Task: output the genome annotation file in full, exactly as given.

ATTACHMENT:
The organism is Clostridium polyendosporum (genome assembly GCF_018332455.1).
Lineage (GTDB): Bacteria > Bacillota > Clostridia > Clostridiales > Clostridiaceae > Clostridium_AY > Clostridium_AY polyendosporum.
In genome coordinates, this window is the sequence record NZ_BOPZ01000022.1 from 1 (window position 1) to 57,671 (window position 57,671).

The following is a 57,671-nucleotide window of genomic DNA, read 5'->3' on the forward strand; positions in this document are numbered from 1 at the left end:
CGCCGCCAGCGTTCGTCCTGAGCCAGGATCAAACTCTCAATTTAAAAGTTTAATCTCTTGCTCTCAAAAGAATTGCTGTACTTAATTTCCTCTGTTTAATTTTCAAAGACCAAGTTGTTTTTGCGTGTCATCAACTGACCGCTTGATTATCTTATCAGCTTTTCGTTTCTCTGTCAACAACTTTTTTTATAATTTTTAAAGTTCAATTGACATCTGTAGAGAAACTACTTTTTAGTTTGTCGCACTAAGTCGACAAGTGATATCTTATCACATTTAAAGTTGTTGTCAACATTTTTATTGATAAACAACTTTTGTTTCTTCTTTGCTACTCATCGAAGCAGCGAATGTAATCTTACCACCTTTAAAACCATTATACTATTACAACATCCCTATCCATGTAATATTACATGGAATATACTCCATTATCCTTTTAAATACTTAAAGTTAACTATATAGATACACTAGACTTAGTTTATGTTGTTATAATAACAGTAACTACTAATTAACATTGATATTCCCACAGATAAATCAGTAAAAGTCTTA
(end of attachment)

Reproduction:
The organism is Clostridium polyendosporum (genome assembly GCF_018332455.1).
Lineage (GTDB): Bacteria > Bacillota > Clostridia > Clostridiales > Clostridiaceae > Clostridium_AY > Clostridium_AY polyendosporum.
In genome coordinates, this window is the sequence record NZ_BOPZ01000022.1 from 1 (window position 1) to 57,671 (window position 57,671).

The following is a 57,671-nucleotide window of genomic DNA, read 5'->3' on the forward strand; positions in this document are numbered from 1 at the left end:
CGCCGCCAGCGTTCGTCCTGAGCCAGGATCAAACTCTCAATTTAAAAGTTTAATCTCTTGCTCTCAAAAGAATTGCTGTACTTAATTTCCTCTGTTTAATTTTCAAAGACCAAGTTGTTTTTGCGTGTCATCAACTGACCGCTTGATTATCTTATCAGCTTTTCGTTTCTCTGTCAACAACTTTTTTTATAATTTTTAAAGTTCAATTGACATCTGTAGAGAAACTACTTTTTAGTTTGTCGCACTAAGTCGACAAGTGATATCTTATCACATTTAAAGTTGTTGTCAACATTTTTATTGATAAACAACTTTTGTTTCTTCTTTGCTACTCATCGAAGCAGCGAATGTAATCTTACCACCTTTAAAACCATTATACTATTACAACATCCCTATCCATGTAATATTACATGGAATATACTCCATTATCCTTTTAAATACTTAAAGTTAACTATATAGATACACTAGACTTAGTTTATGTTGTTATAATAACAGTAACTACTAATTAACATTGATATTCCCACAGATAAATCAGTAAAAGTCTTA